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Guide to Microgeneration Technologies


Microgeneration is the production of on-site energy using renewable or low-carbon technologies, generally using renewable energy sources. Renewable Energy is energy that is produced from natural sources such as the sun, the wind, water and sustainably grown wood fuel. The term Low Carbon Technology is used to describe technologies that if utilised well offer excellent environmental performance but could not be described strictly as renewable. Heat pumps are an example of a Low Carbon Technology.

Types of Microgeneration

There are a number of renewable and low-carbon microgeneration technologies that are now commercially available in the UK. These can split into two main areas: Heat producing technologies and Electricity producing technologies:


Heat Producing Technologies Electricity Producing Technologies
Solar Thermal Solar Photovoltaics (PV)
Biomass Wind Turbines
Heat Pumps (HPs) Hydro Turbines

Benefits of installing microgeneration systems

  1. Reduce your personal Carbon Footprint – Helping to reduce climate change

  2. Save money – You reduce your energy bills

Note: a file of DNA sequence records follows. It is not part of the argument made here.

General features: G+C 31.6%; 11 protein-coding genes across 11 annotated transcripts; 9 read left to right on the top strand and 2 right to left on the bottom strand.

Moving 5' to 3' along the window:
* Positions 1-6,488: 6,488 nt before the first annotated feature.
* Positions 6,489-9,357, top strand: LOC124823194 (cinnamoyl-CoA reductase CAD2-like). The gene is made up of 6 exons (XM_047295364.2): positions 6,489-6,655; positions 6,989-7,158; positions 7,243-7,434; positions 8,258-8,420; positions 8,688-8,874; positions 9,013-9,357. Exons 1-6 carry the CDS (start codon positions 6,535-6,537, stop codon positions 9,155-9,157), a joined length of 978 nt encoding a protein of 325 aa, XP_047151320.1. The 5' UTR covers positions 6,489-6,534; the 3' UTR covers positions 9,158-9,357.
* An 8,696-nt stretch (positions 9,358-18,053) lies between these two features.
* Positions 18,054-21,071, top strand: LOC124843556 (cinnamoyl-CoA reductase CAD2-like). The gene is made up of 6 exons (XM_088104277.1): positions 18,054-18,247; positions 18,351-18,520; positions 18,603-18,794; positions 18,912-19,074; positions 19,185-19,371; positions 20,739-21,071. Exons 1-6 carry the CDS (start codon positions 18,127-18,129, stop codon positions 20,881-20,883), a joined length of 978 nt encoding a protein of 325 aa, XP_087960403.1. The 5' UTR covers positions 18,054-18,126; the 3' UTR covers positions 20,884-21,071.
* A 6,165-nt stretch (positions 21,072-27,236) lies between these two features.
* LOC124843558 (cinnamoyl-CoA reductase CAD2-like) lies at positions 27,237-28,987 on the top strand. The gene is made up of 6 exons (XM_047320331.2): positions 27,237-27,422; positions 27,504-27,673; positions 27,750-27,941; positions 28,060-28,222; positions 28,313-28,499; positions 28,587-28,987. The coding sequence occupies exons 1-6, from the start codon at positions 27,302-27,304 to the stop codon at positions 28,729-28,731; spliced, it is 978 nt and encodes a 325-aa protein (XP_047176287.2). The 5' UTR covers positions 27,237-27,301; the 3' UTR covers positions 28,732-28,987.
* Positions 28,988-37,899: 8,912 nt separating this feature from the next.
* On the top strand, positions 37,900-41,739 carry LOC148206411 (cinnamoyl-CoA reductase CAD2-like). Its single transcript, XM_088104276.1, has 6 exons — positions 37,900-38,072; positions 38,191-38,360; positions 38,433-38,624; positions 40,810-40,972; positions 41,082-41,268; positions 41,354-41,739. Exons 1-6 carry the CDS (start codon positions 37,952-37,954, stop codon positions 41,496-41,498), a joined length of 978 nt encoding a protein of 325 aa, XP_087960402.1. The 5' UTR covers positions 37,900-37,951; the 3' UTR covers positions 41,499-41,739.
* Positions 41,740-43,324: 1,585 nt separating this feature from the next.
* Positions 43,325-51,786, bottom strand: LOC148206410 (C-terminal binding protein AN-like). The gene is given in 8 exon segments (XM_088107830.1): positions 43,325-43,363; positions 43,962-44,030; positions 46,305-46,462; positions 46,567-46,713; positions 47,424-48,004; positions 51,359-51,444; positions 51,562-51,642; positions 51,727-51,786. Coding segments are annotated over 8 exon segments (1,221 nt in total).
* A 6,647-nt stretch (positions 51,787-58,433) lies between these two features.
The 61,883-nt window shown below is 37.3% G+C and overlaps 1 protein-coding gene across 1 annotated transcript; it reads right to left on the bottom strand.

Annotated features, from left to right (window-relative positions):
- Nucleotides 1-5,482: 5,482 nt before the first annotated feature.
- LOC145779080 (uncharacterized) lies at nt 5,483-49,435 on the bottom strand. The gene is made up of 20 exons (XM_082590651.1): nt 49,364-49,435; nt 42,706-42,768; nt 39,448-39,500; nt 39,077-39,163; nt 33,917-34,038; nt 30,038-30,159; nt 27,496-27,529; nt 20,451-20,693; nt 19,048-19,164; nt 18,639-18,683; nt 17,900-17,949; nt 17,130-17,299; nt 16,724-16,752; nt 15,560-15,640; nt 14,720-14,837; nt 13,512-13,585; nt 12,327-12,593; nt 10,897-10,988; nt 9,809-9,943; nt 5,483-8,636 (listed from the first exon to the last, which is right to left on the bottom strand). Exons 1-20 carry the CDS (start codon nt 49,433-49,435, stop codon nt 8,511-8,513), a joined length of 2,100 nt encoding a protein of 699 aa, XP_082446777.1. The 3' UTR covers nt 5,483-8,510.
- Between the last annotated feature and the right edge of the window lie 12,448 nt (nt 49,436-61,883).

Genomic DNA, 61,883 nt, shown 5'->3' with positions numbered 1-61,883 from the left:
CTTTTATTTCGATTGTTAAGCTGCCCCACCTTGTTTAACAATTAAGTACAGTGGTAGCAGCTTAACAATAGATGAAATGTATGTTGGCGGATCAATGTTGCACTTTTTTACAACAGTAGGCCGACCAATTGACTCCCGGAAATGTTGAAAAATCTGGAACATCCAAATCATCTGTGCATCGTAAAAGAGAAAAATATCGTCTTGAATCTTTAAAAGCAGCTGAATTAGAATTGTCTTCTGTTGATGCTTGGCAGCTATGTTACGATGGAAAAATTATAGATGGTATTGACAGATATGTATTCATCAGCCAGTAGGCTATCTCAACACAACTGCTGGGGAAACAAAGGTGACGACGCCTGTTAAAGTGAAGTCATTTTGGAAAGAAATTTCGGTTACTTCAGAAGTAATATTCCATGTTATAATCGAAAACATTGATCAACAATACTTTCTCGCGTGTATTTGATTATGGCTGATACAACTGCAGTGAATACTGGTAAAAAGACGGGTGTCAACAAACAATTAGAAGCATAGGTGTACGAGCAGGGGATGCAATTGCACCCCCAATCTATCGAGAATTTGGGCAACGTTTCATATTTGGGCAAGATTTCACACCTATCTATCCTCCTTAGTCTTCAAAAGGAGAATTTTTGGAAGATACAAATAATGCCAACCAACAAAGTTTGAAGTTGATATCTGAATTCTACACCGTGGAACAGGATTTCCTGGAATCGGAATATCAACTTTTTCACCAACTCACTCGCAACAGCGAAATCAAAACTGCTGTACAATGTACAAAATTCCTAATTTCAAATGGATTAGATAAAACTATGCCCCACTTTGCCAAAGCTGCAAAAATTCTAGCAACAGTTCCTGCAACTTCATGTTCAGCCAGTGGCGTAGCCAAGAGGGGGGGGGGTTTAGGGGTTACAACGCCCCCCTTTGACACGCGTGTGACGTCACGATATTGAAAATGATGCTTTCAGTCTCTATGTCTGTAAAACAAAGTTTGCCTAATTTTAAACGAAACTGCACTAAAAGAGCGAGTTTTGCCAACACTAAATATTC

3. Make money – You can benefit from the Governments ‘clean energy cash-back scheme’

  4. ‘Feel-good’ factor – The comfort knowing you are using your own, clean, locally produced energy

  5. Energy security – You can become energy self-sufficient and help to secure your family or business against future fuel price rises.

Financial Incentives

Due to the low price of fossil fuels over most of the 20th and into the 21st centuries and the lack of knowledge and consideration for environmental problems caused by fossil fuels there has been little drive in the past to use renewable technologies except in very specific applications (e.g. in off-grid systems).

Only in the past few years have renewable energies become an economically feasible investment on a small scale for property owners. In April 2010 the Government brought in the Feed-in Tariff (FiT) in order to make investment into electricity producing renewable technologies an attractive proposition. In April 2011 they will be following suit with heat producing technologies with a similar scheme called the Renewable Heat Incentive (RHI). We are now at a stage where it is more than economically feasible, it is economically attractive, to invest in renewable energy technologies on a small scale for homes and businesses.